War of the Rebellion: Serial 025 Page 0853 Chapter XXIX. CORRESPONDENCE, ETC.-UNION.

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the Government, then, as a limited alternative, I propose a smaller force, whose immediate purpose, in conjunction with the Mississippi fleet, should be to capture Vicksburg and Baton Rouge, and simply reopen the Mississippi River, waiting for a more favorable period for the execution of the more extensive plan.

Accompanying this communication is a map illustrating the views it embodies,* all of which is here deferentially submitted.

Your obedient servant,

JOHN A. McCLERNAND,

Major-General.

WASHINGTON CITY, October 16, 1862.

The GENERAL-IN-CHIEF:

At the instance of the Secretary of War, with whom I have conversed upon the subject, I address you this communication.

Advised that an expedition of land and naval forces will be immediately set on foot, for the purpose of opening the Mississippi River, and that the land, force will, presently, consist of 30,000 men, I would, in view of the character of the service contemplated, organize it into the different arms as follows: 24,000 infantry, 1,000 sharpshooters, 400 suppers and miners, 3,000 cavalry, 1,500 light artillery, and 100 heavy artillery.

I think ten batteries of six guns each might be very properly assigned to the artillery arm, these batteries to consist of guns of different caliber, as follows: fourteen 10-pounder Parrott guns, twenty-eight Napoleon guns, six 24-pounder howitzers (brass), eight 6-pounder smooth bore guns (brass), and four 12-pounder howitzers (brass). I would also add twelve siege pieces, as follows: eight 30-pounder Parrott guns and four 10-inch mortars.

Your obedient servant,

JOHN A. McCLERNAND,

Major-General.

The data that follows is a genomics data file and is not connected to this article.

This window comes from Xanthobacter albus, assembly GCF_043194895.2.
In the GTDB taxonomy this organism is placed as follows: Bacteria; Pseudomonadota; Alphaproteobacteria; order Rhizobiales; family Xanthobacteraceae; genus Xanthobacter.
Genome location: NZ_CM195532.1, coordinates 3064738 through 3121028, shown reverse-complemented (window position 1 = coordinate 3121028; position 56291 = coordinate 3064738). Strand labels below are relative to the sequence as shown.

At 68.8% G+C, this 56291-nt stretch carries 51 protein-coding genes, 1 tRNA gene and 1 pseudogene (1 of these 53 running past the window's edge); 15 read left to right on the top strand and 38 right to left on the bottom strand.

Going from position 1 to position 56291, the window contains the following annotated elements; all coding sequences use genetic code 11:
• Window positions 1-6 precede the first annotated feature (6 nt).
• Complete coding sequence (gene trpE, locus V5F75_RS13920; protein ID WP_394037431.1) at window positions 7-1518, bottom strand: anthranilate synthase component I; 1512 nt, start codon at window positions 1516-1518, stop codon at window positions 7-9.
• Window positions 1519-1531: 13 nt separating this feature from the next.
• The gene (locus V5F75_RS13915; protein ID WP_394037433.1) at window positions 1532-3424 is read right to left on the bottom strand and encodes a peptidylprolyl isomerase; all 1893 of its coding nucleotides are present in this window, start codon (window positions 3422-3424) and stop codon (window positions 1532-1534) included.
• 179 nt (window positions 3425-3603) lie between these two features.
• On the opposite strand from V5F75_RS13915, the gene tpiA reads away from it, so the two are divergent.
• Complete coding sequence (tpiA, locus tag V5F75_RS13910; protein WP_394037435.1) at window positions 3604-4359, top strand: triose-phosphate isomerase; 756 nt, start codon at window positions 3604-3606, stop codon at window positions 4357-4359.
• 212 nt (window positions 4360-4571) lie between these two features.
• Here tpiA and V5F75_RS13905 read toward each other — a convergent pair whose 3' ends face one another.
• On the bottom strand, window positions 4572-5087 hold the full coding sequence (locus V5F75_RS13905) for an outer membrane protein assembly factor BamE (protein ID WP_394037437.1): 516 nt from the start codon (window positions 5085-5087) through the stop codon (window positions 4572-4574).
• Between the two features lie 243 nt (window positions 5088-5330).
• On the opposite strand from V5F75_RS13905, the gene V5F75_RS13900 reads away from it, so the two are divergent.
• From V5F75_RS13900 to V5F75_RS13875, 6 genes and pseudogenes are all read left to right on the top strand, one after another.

HDQRS. FIRST DIVISION, ARMY OF THE TENNESSEE,

Memphis, October 25, 1862.

Colonel D. C. ANTHONY, Provost-Marshal, Memphis:

SIR: The publication of my General Orders, Numbers 90, imposing on you new and additional labor and responsibility, makes the occasion proper for me to express my high appreciation of the manner you have hitherto performed the delicate and important duties of your office. Memphis is, in my judgment, a most important point in a military sense, designed as a base for operating on the Mississippi River and in the interior of Mississippi and Arkansas. It should be made as secure as Cincinnati, Louisville, or Saint Louis. To this end the quiet an good order of the city itself is necessary. This has been admirably accomplished by you, with as little interference with the people as possible. I have observed always that, however severe your measurers were, all persons conceded to you generous and courteous treatment, and the suspicion of fraud and peculation, as connected with the handling of large amounts of confiscated property and custody of prisoners, has never been imputed to you or officers under your charge. You possess my undivided confidence, and in the discharge of your new duties you may feel assured that I will sustain you with my whole power. Your regiment is not stationed here,

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*Not found.

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